This blog …

... supports Professor William Snyder's sections of National Security Law, Counterterrorism Law, and Prosecuting Terrorists at the Syracuse University College of Law.


Posts Tagged ‘counterterrorism’

Foreign Policy Contributors Favor a Less Military-Centric Approach to U.S. Counterterrorism Efforts

Phillip Carter and Deborah Pearlstein recently published an article in Foreign Policy arguing, “[W]e’ve already figured out how to win the legal war on terrorism.” And how, exactly, is that? According to Carter and Pearlstein, the United States should use military force only when “necessary and appropriate,” and, in most instances, should instead rely on […]

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Warsame’s Case Provides a “Template” for How U.S. Will Proceed Against Alleged Terrorists Captured Overseas

The manner in which to proceed with the prosecution of Ahmed Abdul Kadir Warsame, a top facilitator between al-Qaeda franchises who was captured while on a boat in the Gulf of Aden sailing between Somalia and Yemen, sparked controversy between politicians and intelligence officials, according to The Washington Post. Generally, The Post reports that the Obama […]

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More Questions on Scope of the AUMF

The Authorization for Use of Military Force (AUMF) has served as the legal foundation for many of the United States’ counterterrorism operations against al Qaeda for at least a decade. Similarly, the AUMF provides some legal basis under which the U.S. may carry out targeted strikes.  But the scope of the United States’ authority to […]

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Alleged Al Qaeda Operative Extradited to the United States

BBC News reports that Abid Naseer, who is accused of playing an instrumental role in the Al Qaeda conspiracy to bomb Manchester in 2009, has been extradited to the United States where prosecutors will try him for the UK plot as part of an alleged larger plan to also attack New York. UK prosecutors did […]

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Alleged Alabama Terrorists Arrested, Masri Sentenced

In early December 2012, the Department of Justice (DOJ) announced the arrests of Mohammad Abdul Rahman Abukhdair, 25, and Randy “Rasheed” Wilson, 25, as well as the sentencing of Shaker Masri, 29. All three men are United States citizens. In the Southern District of Alabama, Abukhdair and Wilson were arrested for conspiring to provide material […]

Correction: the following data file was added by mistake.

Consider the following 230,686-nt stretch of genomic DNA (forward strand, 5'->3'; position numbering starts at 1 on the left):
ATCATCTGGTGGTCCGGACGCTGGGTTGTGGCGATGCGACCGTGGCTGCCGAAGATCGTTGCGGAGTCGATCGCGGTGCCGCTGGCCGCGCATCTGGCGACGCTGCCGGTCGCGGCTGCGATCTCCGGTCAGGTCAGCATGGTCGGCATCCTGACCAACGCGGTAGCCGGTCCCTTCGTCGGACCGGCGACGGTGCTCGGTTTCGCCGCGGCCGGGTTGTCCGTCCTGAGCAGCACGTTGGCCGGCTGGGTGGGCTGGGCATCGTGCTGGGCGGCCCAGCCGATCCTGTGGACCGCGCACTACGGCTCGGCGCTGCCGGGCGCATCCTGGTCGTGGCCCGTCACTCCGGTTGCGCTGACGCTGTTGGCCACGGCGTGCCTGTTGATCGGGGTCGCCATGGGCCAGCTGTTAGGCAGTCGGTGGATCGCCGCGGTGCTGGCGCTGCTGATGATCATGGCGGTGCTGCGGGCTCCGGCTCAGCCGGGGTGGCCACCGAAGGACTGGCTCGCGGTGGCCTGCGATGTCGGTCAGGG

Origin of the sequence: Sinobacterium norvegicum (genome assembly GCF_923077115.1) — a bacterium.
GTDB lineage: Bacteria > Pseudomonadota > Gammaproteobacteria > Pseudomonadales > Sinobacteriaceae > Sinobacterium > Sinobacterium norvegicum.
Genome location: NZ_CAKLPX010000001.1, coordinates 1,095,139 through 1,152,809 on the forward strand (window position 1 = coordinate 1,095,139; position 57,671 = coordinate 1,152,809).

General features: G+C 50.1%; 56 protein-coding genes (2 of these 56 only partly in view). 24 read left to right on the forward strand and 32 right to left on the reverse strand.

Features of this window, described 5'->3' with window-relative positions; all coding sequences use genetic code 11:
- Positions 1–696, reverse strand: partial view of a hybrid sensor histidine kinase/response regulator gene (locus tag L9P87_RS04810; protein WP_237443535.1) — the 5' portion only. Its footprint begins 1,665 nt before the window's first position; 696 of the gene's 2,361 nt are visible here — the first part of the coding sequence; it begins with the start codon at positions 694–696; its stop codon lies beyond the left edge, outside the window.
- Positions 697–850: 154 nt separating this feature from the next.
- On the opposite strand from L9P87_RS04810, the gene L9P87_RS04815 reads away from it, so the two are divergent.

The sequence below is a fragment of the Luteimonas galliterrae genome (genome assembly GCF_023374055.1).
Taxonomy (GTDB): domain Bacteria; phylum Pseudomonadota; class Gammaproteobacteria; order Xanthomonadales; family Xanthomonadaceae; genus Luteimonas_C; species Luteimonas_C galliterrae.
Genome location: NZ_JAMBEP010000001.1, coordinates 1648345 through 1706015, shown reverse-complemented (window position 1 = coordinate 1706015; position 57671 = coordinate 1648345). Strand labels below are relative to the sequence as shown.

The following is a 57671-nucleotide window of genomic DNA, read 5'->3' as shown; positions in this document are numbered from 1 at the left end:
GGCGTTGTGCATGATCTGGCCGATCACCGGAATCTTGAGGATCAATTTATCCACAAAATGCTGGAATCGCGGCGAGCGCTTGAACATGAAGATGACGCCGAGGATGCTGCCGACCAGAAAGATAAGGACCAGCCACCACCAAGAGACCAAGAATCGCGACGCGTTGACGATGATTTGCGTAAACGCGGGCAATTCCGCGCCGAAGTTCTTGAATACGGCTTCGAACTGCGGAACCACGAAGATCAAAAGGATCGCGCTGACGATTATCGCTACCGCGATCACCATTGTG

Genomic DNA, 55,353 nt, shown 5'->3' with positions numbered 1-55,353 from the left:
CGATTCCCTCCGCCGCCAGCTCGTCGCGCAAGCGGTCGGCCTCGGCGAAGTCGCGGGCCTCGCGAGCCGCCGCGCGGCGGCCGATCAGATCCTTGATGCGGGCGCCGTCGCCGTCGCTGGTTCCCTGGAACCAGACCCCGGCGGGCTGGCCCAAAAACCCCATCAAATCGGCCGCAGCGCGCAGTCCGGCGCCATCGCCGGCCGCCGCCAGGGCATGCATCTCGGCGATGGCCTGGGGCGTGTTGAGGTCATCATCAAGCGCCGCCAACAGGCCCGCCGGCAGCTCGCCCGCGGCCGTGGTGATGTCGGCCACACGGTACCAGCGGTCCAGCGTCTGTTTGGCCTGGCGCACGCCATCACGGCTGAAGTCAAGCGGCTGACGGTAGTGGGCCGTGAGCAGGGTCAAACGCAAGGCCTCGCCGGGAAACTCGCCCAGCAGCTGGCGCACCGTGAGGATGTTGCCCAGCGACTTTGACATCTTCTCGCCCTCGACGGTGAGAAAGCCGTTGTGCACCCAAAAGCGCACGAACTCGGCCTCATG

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European Court of Human Rights Holds CIA Rendition Program Violated Man’s Rights

According to The New York Times, the European Court of Human Rights (ECHR) has ruled that the rights of Khaled el-Masri, a German man who was mistakenly identified as a terrorist and abducted nine years ago, were violated by the CIA’s rendition program. This decision, The Times reports, cannot be appealed. The article goes on […]

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Deputy Secretary Comments on State of Counterterrorism Efforts at Global Counterterrorism Forum Plenary

The U.S. Department of State released a transcript of remarks made by Deputy Secretary of State William J. Burns at the Global Counterterrorism Forum Plenary in Abu Dhabi, UAE on December 14. The Deputy Secretary emphasized that the meeting took place “at a pivotal moment in our fight against violent extremism . . .  Al-Qaeda […]

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Dec 15th, 2012 al-Qaida, Terrorism

Three Attempted Bombers are Sentenced to Prison

The United States District Court for the Northern District of Ohio sentenced Douglas Wright, Brandon Baxter, and Connor Stevens to eleven and one-half years, nine years and nine months, and eight years and one month, respectively, for conspiring to use explosives to blow up an Ohio bridge, according to a press release. The press release […]

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Al Qaeda Operative Gets Life Sentence

A Department of Justice (DOJ) press release reports that the United States District Court for the Eastern District of New York sentenced Adis Medunjanin to life in prison for his role in multiple federal terrorism offenses, including conspiring to suicide bomb the New York City subway system at the direction of al Qaeda leaders in […]

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Second Circuit Court Sharply Questions Government Tactics in Terrorism Investigation

The New York Times reports that the United States Court of Appeals for the Second Circuit sharply questioned government tactics in an undercover terrorism investigation that led to the conviction of four men in 2010. The Times reports that Chief Judge Dennis G. Jacobs inquired as follows: Is there another case that you can talk […]

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